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Test of equivalence principle searches for effects of spin-gravity coupling

Posted July 17, 2014
equivalence principle
Experimental configuration to test the equivalence principle, in which two strontium isotopes are laser-cooled and trapped in a vertical optical lattice. Credit: Tarallo, et al. ©2014 American Physical Society

Einstein’s equivalence principle states that an object in gravitational free fall is physically equivalent to an object that is accelerating with the same amount of force in the absence of gravity. This principle lies at the heart of general relativity and has been experimentally tested many times. Now in a new paper, scientists have experimentally demonstrated a conceptually new way to test the equivalence principle that could detect the effects of a relatively new concept called spin-gravity coupling.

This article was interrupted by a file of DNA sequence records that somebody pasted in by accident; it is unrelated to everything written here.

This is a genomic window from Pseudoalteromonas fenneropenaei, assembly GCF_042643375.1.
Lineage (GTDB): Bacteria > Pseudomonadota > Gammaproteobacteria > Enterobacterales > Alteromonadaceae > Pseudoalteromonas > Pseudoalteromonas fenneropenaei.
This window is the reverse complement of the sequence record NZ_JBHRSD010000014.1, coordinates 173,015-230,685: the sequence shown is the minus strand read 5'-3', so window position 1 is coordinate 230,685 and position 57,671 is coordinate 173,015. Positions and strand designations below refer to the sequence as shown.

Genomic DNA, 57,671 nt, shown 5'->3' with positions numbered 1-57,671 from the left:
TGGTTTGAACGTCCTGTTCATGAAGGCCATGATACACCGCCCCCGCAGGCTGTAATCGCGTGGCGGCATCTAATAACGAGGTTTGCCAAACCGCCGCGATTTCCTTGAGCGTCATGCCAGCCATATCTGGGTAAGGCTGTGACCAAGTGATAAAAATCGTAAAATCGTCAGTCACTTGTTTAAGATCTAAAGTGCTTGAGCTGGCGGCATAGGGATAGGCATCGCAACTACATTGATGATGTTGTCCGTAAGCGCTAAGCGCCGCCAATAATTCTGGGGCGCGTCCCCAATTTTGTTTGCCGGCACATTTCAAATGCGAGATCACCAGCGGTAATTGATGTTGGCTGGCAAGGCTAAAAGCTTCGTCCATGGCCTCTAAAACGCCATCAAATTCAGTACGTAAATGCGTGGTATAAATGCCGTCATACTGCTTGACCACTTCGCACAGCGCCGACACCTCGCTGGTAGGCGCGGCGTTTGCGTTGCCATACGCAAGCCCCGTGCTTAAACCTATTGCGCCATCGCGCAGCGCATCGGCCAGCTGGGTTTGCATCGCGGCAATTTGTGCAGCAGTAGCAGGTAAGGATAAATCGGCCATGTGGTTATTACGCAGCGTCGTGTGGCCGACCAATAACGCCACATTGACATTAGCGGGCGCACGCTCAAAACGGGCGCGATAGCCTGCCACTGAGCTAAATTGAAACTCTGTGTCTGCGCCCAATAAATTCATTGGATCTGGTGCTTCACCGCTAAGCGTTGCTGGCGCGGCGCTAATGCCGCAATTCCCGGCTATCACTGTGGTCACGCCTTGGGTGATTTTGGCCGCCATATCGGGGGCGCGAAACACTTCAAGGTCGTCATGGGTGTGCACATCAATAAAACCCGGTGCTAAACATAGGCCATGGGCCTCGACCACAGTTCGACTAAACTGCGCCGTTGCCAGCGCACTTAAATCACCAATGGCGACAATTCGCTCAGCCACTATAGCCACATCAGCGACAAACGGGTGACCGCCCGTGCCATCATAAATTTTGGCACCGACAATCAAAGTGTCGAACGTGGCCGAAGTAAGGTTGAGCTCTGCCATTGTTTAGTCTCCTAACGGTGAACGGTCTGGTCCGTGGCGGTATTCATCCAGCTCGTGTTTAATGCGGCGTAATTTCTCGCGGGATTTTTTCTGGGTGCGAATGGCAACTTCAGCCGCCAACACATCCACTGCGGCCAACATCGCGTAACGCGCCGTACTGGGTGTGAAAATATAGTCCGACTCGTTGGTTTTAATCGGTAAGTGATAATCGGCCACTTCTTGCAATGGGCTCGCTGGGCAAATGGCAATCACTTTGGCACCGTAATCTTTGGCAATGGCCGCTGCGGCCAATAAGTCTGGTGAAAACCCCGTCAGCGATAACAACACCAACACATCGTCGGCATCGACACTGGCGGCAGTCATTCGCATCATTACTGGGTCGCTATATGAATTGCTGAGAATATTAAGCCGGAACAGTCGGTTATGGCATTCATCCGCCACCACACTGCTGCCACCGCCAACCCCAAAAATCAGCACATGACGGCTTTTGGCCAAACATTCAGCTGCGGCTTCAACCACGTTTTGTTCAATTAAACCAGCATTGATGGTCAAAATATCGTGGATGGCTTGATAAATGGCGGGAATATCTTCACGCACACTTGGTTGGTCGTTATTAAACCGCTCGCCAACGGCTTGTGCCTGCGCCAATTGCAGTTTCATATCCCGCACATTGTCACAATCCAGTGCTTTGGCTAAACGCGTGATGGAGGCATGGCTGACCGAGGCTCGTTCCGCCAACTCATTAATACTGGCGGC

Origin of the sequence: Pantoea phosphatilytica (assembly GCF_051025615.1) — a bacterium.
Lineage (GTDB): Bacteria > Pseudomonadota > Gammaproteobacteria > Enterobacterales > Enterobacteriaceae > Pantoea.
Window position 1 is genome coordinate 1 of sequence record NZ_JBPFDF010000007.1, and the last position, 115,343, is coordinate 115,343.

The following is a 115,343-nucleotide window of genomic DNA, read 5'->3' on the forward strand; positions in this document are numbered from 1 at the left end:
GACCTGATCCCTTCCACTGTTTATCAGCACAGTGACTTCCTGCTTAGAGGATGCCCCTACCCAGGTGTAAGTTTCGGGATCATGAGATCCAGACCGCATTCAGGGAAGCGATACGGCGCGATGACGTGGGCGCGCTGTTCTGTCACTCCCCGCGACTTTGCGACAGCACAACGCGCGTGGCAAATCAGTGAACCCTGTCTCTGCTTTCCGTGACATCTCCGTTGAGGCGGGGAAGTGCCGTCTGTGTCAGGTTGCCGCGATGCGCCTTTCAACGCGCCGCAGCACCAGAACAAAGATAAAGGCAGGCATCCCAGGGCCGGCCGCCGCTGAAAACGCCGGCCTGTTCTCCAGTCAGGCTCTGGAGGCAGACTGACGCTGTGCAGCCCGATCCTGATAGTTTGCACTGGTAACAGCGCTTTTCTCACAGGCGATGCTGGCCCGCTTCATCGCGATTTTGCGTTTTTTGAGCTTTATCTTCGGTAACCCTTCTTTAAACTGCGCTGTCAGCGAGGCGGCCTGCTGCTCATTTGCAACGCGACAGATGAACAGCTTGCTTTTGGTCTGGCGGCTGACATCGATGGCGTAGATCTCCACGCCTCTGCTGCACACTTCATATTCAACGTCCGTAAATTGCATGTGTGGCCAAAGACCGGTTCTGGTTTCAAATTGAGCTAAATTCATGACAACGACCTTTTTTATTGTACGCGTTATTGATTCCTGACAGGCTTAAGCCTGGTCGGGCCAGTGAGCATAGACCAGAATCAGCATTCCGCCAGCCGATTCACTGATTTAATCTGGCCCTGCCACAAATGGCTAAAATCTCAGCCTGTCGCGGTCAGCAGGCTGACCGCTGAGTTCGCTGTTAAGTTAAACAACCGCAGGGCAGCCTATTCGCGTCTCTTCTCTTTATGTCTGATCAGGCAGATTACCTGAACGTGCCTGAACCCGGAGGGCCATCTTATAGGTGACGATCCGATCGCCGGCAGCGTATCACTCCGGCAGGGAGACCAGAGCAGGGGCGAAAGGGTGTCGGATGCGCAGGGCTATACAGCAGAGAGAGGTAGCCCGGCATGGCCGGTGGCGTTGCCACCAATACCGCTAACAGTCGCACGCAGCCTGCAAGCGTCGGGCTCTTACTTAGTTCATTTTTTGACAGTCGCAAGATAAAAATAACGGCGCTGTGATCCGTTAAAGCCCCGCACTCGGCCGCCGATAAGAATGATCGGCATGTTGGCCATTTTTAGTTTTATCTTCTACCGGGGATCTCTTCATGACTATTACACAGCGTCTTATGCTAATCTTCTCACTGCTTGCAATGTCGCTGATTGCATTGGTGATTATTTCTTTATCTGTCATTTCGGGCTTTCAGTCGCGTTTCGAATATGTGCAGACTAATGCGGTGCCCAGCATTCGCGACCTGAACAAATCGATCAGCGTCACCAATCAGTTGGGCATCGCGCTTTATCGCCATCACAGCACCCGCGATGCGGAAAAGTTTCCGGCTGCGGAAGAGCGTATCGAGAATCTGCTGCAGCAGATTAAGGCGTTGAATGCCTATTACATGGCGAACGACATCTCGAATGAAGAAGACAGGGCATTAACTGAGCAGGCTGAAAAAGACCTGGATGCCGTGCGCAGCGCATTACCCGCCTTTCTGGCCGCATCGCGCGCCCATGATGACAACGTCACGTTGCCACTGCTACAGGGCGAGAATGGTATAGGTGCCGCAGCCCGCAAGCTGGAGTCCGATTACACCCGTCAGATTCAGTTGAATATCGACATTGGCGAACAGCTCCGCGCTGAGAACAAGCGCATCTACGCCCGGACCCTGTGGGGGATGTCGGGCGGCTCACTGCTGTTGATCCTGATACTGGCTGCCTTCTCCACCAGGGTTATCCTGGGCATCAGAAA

The study, by M. G. Tarallo, et al., is published in a recent issue of Physical Review Letters.

“Testing the , or the equivalence of inertial mass and gravitational mass, means testing the validity of one of the fundamental principles of general relativity,” coauthor Guglielmo Tino, Professor at the University of Florence, INFN, told “In our experiment, we use a quantum sensor to investigate gravitational interaction; this allowed us to search for new effects.”

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